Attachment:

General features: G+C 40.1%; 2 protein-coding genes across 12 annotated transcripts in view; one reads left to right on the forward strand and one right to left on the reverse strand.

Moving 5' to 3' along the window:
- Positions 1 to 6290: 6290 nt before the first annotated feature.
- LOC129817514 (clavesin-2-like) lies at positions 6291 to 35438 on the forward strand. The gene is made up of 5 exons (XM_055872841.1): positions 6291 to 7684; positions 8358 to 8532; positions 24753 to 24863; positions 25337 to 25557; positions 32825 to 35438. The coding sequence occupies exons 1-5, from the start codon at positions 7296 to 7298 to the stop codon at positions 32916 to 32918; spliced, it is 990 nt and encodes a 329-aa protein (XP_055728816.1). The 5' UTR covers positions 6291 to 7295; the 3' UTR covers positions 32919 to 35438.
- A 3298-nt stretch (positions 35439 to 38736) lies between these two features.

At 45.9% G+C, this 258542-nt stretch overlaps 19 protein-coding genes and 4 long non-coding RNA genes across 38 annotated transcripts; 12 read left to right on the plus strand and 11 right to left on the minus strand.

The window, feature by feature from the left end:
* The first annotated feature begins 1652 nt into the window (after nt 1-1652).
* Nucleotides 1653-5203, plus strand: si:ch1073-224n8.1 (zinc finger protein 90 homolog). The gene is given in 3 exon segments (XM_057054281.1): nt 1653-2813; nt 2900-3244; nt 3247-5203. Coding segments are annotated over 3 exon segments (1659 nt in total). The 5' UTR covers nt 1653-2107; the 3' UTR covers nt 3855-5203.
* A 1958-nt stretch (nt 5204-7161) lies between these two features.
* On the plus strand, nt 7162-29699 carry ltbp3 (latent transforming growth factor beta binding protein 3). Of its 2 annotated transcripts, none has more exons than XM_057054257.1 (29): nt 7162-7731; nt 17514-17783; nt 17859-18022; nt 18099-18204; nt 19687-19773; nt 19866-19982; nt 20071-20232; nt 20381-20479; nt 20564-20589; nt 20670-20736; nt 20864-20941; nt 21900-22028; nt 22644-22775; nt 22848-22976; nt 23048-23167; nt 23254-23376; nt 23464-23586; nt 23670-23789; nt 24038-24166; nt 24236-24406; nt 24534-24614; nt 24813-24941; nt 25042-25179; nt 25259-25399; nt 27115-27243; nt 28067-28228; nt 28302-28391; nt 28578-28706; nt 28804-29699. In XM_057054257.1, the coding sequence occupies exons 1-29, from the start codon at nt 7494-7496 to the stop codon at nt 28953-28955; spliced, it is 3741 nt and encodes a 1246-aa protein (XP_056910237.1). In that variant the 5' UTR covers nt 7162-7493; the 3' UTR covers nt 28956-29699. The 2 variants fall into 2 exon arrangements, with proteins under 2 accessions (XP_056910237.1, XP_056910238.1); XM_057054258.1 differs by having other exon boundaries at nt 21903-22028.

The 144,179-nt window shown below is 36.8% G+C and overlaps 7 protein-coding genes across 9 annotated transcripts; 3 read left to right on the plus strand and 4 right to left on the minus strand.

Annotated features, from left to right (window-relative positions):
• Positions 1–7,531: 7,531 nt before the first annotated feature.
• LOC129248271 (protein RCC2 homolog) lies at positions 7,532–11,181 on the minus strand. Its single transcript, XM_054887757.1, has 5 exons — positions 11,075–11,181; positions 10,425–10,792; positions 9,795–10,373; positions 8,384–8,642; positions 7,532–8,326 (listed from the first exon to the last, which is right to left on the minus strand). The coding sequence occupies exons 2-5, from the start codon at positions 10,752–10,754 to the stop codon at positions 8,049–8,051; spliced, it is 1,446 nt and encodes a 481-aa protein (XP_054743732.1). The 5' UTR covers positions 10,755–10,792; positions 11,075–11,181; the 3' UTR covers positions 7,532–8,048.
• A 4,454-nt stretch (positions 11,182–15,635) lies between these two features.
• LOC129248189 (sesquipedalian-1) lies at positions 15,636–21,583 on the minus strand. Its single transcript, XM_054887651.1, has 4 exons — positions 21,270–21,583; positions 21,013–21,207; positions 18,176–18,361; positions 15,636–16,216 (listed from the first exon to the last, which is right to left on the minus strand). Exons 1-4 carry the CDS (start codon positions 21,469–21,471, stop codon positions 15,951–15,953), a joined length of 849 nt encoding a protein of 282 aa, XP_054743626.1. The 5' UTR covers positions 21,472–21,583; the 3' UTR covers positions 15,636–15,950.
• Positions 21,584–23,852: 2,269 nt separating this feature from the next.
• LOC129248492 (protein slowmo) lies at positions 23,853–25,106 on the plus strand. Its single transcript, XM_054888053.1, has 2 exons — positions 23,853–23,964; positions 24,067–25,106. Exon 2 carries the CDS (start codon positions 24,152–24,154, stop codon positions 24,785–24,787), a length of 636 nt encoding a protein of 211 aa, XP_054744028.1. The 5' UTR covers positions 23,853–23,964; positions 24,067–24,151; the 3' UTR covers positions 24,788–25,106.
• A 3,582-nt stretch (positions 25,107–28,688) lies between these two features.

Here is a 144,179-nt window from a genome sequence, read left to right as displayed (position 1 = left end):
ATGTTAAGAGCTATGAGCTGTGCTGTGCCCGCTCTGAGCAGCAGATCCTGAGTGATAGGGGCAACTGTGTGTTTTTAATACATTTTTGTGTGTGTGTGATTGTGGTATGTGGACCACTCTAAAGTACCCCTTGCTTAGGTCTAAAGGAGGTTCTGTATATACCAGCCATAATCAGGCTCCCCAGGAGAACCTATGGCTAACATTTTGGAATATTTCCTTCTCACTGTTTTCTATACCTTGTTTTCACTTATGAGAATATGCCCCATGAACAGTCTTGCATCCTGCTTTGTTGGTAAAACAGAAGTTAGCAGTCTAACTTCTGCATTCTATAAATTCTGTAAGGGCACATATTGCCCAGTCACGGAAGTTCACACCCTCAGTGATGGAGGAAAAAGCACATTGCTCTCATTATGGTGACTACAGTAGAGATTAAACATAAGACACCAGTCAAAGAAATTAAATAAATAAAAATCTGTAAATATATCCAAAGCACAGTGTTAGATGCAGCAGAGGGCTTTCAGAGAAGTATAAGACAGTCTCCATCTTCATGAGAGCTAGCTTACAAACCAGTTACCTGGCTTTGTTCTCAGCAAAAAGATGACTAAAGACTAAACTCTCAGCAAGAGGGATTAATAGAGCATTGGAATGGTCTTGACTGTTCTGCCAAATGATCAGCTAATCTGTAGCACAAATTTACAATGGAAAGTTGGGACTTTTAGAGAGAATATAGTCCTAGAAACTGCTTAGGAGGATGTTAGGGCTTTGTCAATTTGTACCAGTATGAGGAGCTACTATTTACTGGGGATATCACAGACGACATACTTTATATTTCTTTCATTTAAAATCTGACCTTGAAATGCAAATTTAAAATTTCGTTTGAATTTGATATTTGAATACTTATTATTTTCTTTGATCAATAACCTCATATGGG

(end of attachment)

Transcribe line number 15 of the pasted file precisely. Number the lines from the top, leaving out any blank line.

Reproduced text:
• LOC129248271 (protein RCC2 homolog) lies at positions 7,532–11,181 on the minus strand. Its single transcript, XM_054887757.1, has 5 exons — positions 11,075–11,181; positions 10,425–10,792; positions 9,795–10,373; positions 8,384–8,642; positions 7,532–8,326 (listed from the first exon to the last, which is right to left on the minus strand). The coding sequence occupies exons 2-5, from the start codon at positions 10,752–10,754 to the stop codon at positions 8,049–8,051; spliced, it is 1,446 nt and encodes a 481-aa protein (XP_054743732.1). The 5' UTR covers positions 10,755–10,792; positions 11,075–11,181; the 3' UTR covers positions 7,532–8,048.